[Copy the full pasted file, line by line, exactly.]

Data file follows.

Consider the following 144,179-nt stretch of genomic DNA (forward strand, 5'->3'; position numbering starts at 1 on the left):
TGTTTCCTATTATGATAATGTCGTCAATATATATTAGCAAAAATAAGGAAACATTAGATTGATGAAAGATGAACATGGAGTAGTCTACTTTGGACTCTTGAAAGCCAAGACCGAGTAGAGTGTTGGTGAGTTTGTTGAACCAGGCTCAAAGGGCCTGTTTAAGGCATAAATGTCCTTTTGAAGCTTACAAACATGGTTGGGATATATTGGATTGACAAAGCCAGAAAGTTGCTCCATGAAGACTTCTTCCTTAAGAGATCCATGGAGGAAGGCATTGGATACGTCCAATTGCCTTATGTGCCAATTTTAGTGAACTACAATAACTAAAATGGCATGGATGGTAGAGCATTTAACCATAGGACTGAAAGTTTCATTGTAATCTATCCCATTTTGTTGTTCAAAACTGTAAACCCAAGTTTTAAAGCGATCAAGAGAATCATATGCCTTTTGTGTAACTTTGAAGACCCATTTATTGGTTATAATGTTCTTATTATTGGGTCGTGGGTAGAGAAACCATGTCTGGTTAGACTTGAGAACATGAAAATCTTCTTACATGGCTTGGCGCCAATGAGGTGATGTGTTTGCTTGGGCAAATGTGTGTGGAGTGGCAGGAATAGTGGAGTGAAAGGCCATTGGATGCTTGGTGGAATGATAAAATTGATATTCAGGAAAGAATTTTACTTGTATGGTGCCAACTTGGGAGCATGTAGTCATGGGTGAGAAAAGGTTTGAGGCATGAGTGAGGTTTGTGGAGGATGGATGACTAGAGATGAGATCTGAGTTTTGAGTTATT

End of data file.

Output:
Consider the following 144,179-nt stretch of genomic DNA (forward strand, 5'->3'; position numbering starts at 1 on the left):
TGTTTCCTATTATGATAATGTCGTCAATATATATTAGCAAAAATAAGGAAACATTAGATTGATGAAAGATGAACATGGAGTAGTCTACTTTGGACTCTTGAAAGCCAAGACCGAGTAGAGTGTTGGTGAGTTTGTTGAACCAGGCTCAAAGGGCCTGTTTAAGGCATAAATGTCCTTTTGAAGCTTACAAACATGGTTGGGATATATTGGATTGACAAAGCCAGAAAGTTGCTCCATGAAGACTTCTTCCTTAAGAGATCCATGGAGGAAGGCATTGGATACGTCCAATTGCCTTATGTGCCAATTTTAGTGAACTACAATAACTAAAATGGCATGGATGGTAGAGCATTTAACCATAGGACTGAAAGTTTCATTGTAATCTATCCCATTTTGTTGTTCAAAACTGTAAACCCAAGTTTTAAAGCGATCAAGAGAATCATATGCCTTTTGTGTAACTTTGAAGACCCATTTATTGGTTATAATGTTCTTATTATTGGGTCGTGGGTAGAGAAACCATGTCTGGTTAGACTTGAGAACATGAAAATCTTCTTACATGGCTTGGCGCCAATGAGGTGATGTGTTTGCTTGGGCAAATGTGTGTGGAGTGGCAGGAATAGTGGAGTGAAAGGCCATTGGATGCTTGGTGGAATGATAAAATTGATATTCAGGAAAGAATTTTACTTGTATGGTGCCAACTTGGGAGCATGTAGTCATGGGTGAGAAAAGGTTTGAGGCATGAGTGAGGTTTGTGGAGGATGGATGACTAGAGATGAGATCTGAGTTTTGAGTTATT